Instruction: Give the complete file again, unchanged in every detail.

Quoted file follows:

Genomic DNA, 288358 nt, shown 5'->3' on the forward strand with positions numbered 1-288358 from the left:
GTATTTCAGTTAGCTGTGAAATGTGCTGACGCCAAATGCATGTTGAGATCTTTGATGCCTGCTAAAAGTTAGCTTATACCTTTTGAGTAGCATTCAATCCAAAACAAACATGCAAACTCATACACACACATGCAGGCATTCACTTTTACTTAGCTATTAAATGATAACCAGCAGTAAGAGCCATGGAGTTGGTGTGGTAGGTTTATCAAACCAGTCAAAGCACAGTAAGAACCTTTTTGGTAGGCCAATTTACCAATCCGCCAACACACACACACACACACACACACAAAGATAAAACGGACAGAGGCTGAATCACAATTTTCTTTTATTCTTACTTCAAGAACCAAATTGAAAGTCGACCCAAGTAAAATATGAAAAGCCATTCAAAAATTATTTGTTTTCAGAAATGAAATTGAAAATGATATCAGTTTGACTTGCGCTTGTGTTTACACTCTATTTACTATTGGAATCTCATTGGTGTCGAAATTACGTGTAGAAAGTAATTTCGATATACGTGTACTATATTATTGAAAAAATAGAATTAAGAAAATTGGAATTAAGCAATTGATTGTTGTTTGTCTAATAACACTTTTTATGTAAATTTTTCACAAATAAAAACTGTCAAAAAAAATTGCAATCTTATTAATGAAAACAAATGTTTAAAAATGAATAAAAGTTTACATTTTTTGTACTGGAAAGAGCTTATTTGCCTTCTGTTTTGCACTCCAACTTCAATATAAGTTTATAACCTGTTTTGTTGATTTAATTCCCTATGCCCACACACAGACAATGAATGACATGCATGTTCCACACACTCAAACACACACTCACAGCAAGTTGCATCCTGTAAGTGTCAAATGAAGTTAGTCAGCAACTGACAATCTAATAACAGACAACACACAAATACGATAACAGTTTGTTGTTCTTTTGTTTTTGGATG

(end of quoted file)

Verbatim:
Genomic DNA, 288358 nt, shown 5'->3' on the forward strand with positions numbered 1-288358 from the left:
GTATTTCAGTTAGCTGTGAAATGTGCTGACGCCAAATGCATGTTGAGATCTTTGATGCCTGCTAAAAGTTAGCTTATACCTTTTGAGTAGCATTCAATCCAAAACAAACATGCAAACTCATACACACACATGCAGGCATTCACTTTTACTTAGCTATTAAATGATAACCAGCAGTAAGAGCCATGGAGTTGGTGTGGTAGGTTTATCAAACCAGTCAAAGCACAGTAAGAACCTTTTTGGTAGGCCAATTTACCAATCCGCCAACACACACACACACACACACACACAAAGATAAAACGGACAGAGGCTGAATCACAATTTTCTTTTATTCTTACTTCAAGAACCAAATTGAAAGTCGACCCAAGTAAAATATGAAAAGCCATTCAAAAATTATTTGTTTTCAGAAATGAAATTGAAAATGATATCAGTTTGACTTGCGCTTGTGTTTACACTCTATTTACTATTGGAATCTCATTGGTGTCGAAATTACGTGTAGAAAGTAATTTCGATATACGTGTACTATATTATTGAAAAAATAGAATTAAGAAAATTGGAATTAAGCAATTGATTGTTGTTTGTCTAATAACACTTTTTATGTAAATTTTTCACAAATAAAAACTGTCAAAAAAAATTGCAATCTTATTAATGAAAACAAATGTTTAAAAATGAATAAAAGTTTACATTTTTTGTACTGGAAAGAGCTTATTTGCCTTCTGTTTTGCACTCCAACTTCAATATAAGTTTATAACCTGTTTTGTTGATTTAATTCCCTATGCCCACACACAGACAATGAATGACATGCATGTTCCACACACTCAAACACACACTCACAGCAAGTTGCATCCTGTAAGTGTCAAATGAAGTTAGTCAGCAACTGACAATCTAATAACAGACAACACACAAATACGATAACAGTTTGTTGTTCTTTTGTTTTTGGATG